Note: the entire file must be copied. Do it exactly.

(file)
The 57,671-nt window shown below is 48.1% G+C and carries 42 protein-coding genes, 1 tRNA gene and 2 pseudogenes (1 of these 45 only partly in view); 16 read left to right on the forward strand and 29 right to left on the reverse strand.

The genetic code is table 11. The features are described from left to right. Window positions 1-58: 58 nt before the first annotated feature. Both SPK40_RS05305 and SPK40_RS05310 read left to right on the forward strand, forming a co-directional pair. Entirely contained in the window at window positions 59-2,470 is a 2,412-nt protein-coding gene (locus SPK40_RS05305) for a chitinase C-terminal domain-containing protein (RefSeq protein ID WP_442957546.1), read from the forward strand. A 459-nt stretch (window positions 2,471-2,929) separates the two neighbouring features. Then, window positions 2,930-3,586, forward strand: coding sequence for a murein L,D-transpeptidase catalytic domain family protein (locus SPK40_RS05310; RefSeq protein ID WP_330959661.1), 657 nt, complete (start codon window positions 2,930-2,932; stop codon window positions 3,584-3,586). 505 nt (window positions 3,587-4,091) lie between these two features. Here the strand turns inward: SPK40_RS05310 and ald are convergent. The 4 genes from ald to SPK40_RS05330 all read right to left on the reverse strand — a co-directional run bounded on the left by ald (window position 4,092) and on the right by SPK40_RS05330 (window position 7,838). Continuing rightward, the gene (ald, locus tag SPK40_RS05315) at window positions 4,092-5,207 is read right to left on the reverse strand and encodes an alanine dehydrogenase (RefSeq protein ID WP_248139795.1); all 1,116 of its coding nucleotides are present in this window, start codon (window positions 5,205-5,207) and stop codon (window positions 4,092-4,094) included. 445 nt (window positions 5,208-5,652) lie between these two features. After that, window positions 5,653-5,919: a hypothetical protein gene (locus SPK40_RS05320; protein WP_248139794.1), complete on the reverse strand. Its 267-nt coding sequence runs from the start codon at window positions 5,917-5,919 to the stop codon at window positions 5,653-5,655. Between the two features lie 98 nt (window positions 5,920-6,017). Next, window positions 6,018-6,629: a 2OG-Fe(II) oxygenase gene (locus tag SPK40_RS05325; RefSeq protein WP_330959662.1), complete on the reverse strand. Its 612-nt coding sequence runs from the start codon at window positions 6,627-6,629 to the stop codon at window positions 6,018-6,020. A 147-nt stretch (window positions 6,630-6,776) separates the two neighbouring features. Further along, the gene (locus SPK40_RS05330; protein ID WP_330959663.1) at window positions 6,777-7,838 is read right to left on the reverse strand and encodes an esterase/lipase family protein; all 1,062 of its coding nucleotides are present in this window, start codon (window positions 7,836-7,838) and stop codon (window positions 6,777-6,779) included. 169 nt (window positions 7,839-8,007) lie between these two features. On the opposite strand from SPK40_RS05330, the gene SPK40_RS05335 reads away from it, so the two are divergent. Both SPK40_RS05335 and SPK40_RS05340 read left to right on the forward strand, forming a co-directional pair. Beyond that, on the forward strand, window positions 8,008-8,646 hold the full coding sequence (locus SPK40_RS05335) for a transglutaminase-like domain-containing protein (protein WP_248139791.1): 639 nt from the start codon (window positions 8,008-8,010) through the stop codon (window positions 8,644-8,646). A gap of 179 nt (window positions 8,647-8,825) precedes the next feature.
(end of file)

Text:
The 57,671-nt window shown below is 48.1% G+C and carries 42 protein-coding genes, 1 tRNA gene and 2 pseudogenes (1 of these 45 only partly in view); 16 read left to right on the forward strand and 29 right to left on the reverse strand.

The genetic code is table 11. The features are described from left to right. Window positions 1-58: 58 nt before the first annotated feature. Both SPK40_RS05305 and SPK40_RS05310 read left to right on the forward strand, forming a co-directional pair. Entirely contained in the window at window positions 59-2,470 is a 2,412-nt protein-coding gene (locus SPK40_RS05305) for a chitinase C-terminal domain-containing protein (RefSeq protein ID WP_442957546.1), read from the forward strand. A 459-nt stretch (window positions 2,471-2,929) separates the two neighbouring features. Then, window positions 2,930-3,586, forward strand: coding sequence for a murein L,D-transpeptidase catalytic domain family protein (locus SPK40_RS05310; RefSeq protein ID WP_330959661.1), 657 nt, complete (start codon window positions 2,930-2,932; stop codon window positions 3,584-3,586). 505 nt (window positions 3,587-4,091) lie between these two features. Here the strand turns inward: SPK40_RS05310 and ald are convergent. The 4 genes from ald to SPK40_RS05330 all read right to left on the reverse strand — a co-directional run bounded on the left by ald (window position 4,092) and on the right by SPK40_RS05330 (window position 7,838). Continuing rightward, the gene (ald, locus tag SPK40_RS05315) at window positions 4,092-5,207 is read right to left on the reverse strand and encodes an alanine dehydrogenase (RefSeq protein ID WP_248139795.1); all 1,116 of its coding nucleotides are present in this window, start codon (window positions 5,205-5,207) and stop codon (window positions 4,092-4,094) included. 445 nt (window positions 5,208-5,652) lie between these two features. After that, window positions 5,653-5,919: a hypothetical protein gene (locus SPK40_RS05320; protein WP_248139794.1), complete on the reverse strand. Its 267-nt coding sequence runs from the start codon at window positions 5,917-5,919 to the stop codon at window positions 5,653-5,655. Between the two features lie 98 nt (window positions 5,920-6,017). Next, window positions 6,018-6,629: a 2OG-Fe(II) oxygenase gene (locus tag SPK40_RS05325; RefSeq protein WP_330959662.1), complete on the reverse strand. Its 612-nt coding sequence runs from the start codon at window positions 6,627-6,629 to the stop codon at window positions 6,018-6,020. A 147-nt stretch (window positions 6,630-6,776) separates the two neighbouring features. Further along, the gene (locus SPK40_RS05330; protein ID WP_330959663.1) at window positions 6,777-7,838 is read right to left on the reverse strand and encodes an esterase/lipase family protein; all 1,062 of its coding nucleotides are present in this window, start codon (window positions 7,836-7,838) and stop codon (window positions 6,777-6,779) included. 169 nt (window positions 7,839-8,007) lie between these two features. On the opposite strand from SPK40_RS05330, the gene SPK40_RS05335 reads away from it, so the two are divergent. Both SPK40_RS05335 and SPK40_RS05340 read left to right on the forward strand, forming a co-directional pair. Beyond that, on the forward strand, window positions 8,008-8,646 hold the full coding sequence (locus SPK40_RS05335) for a transglutaminase-like domain-containing protein (protein WP_248139791.1): 639 nt from the start codon (window positions 8,008-8,010) through the stop codon (window positions 8,644-8,646). A gap of 179 nt (window positions 8,647-8,825) precedes the next feature.